PARIS/ADDIS ABABA (Reuters) - The grounding of Boeing’s 737 MAX jets after the crash in Ethiopia has had no immediate financial impact on airlines using the planes, but it will get painful for the industry the longer they do not fly, companies and analysts said on Friday.
Ethiopian Airlines Flight 302 crashed soon after take-off from Addis Ababa last weekend, killing 157 people, the second such calamity involving Boeing’s flagship new model after a jet came down off Indonesia in October with 189 people on board.
Investigators in France on Friday examined the black boxes of the jet that crashed in Ethiopia as the global airline industry waited to see if the cause was similar to the disaster in Indonesia.
Regulators have grounded the 737 MAX around the world, and the U.S. planemaker has halted deliveries of the several thousand on order for a model intended to be the future industry workhorse.
Air Canada and United Airlines on Friday became the first major carriers in North America to warn of negative financial implications to business as a consequence of the grounding of the Boeing planes.
Canada’s biggest carrier Air Canada suspended its 2019 financial forecasts, while United Airlines, the No. 3 U.S. carrier, said it would see an adverse effect on its operations if the jets remained grounded heading into the peak summer travel season.
U.S. bank Citi said it expected the grounding to eat into the profits of Southwest Airlines, which operates the world’s biggest 737 MAX fleet, causing a plane shortage for the carrier and likely passenger compensation costs.
For airlines that over-ordered the 737 MAX, the grounding could provide an excuse to delay or cancel purchases, analysts said, though others are scrambling to adjust business plans that bet heavily on the fuel-efficient, longer-range jets.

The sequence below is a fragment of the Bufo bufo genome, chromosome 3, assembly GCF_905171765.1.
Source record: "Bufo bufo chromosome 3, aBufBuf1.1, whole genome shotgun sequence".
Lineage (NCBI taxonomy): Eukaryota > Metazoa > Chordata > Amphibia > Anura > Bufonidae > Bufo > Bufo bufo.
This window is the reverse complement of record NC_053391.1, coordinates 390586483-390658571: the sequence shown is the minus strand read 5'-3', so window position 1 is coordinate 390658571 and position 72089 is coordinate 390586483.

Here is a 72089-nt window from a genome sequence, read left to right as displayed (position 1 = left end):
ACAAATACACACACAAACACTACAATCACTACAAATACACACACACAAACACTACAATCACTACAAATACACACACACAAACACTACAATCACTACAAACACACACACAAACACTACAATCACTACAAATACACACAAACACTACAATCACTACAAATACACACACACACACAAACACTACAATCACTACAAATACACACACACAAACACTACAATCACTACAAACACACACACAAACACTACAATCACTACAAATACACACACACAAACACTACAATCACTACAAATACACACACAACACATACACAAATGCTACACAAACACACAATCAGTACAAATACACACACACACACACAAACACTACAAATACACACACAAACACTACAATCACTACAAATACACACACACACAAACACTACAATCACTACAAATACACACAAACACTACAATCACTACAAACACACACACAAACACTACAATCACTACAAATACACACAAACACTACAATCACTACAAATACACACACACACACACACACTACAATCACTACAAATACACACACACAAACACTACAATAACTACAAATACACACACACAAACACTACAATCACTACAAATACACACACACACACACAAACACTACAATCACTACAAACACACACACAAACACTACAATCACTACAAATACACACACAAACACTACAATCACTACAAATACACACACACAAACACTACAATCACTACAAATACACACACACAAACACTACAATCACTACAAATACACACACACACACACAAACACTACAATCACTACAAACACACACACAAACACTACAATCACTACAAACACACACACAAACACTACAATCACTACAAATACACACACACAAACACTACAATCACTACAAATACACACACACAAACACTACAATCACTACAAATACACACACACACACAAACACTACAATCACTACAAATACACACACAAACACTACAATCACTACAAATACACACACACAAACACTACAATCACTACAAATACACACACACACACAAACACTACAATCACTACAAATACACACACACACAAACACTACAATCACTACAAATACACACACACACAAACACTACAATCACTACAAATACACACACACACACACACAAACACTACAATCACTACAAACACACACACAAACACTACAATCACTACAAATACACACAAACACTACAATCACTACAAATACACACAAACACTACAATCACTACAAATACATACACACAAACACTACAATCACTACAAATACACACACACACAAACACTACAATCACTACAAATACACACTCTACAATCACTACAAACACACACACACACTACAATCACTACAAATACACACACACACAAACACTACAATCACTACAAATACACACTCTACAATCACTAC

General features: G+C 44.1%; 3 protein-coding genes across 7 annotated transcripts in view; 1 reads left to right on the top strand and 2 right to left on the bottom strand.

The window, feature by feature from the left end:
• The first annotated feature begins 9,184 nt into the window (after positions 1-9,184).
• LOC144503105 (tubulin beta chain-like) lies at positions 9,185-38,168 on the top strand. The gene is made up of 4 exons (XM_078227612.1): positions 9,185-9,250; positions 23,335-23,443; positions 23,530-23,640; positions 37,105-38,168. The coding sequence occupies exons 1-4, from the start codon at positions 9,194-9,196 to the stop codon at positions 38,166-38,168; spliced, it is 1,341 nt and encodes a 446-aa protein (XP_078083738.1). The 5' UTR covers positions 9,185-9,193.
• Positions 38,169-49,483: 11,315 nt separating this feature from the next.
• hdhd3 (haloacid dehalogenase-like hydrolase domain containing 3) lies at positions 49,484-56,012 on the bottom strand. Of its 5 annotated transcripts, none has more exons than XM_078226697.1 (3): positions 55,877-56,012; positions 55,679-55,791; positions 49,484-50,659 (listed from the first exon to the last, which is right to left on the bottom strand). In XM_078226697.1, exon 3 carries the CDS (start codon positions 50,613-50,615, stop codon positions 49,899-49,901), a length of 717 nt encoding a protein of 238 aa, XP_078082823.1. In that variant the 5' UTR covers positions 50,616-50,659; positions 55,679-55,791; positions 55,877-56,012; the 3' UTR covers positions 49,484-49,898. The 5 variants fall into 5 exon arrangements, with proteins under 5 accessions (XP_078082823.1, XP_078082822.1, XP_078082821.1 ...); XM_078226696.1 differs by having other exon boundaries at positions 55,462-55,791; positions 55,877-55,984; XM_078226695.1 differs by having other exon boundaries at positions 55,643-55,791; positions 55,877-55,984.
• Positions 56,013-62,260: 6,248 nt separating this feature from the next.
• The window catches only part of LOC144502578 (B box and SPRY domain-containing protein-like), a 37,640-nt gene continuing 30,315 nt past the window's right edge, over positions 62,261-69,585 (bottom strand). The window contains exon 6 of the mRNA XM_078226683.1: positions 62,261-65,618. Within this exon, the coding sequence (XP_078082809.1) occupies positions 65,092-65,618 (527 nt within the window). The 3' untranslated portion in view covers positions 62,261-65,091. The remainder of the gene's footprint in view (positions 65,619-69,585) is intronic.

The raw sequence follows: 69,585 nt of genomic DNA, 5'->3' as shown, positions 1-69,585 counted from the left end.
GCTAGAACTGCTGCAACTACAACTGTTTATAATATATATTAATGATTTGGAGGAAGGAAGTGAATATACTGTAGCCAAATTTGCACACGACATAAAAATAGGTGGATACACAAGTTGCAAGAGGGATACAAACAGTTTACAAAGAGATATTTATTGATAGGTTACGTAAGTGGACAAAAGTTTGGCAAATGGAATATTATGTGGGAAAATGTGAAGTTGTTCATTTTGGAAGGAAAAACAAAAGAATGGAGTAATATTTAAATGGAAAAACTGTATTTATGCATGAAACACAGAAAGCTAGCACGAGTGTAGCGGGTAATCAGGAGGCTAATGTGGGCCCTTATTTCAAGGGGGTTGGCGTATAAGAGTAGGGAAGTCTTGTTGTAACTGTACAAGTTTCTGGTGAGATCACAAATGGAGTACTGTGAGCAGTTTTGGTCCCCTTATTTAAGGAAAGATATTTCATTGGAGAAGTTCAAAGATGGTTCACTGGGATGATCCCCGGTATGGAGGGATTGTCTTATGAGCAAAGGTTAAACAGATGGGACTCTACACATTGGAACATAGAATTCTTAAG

In both crashes, pilots asked to return minutes into flight.
“It looks like the Lion Air, because the flight only lasted for six minutes,” Ethiopian Airlines Chief Executive Tewolde Gebremariam told state Chinese state news agency Xinhua on Friday. “There is clear similarity between our crash and the Lion Air crash.”
Reuters was not able to reach Tewolde for comment. A link between the two accidents makes blame more likely to lie with Boeing and less likely with the airline.
Parallels between the twin disasters have frightened travelers worldwide and wiped billions of dollars off Boeing stock.
U.S. authorities say information from the wreckage in Ethiopia and data on its flight path show some similarities.
Two sources said investigators retrieved a piece of a stabilizer, which moves the nose up and down, set in an unusual position - similar to that of the Lion Air plane that crashed in Indonesia.
Pilots were waiting anxiously for results of the investigation.
“Looking at the crash site photos, the aircraft appears to have nose-dived,” Paul Gichinga, former head of the Kenya Airline Pilots Association, told Reuters.
“The pilot must have gotten some sort of indication that maybe the airspeed was unreliable or something and decided, instead of climbing and going to sort out the problem up there, the best thing was to return to have it sorted.”
U.S. President Donald Trump spoke by telephone on Friday with Ethiopian Prime Minister Abiy Ahmed about the crash, according to the White House.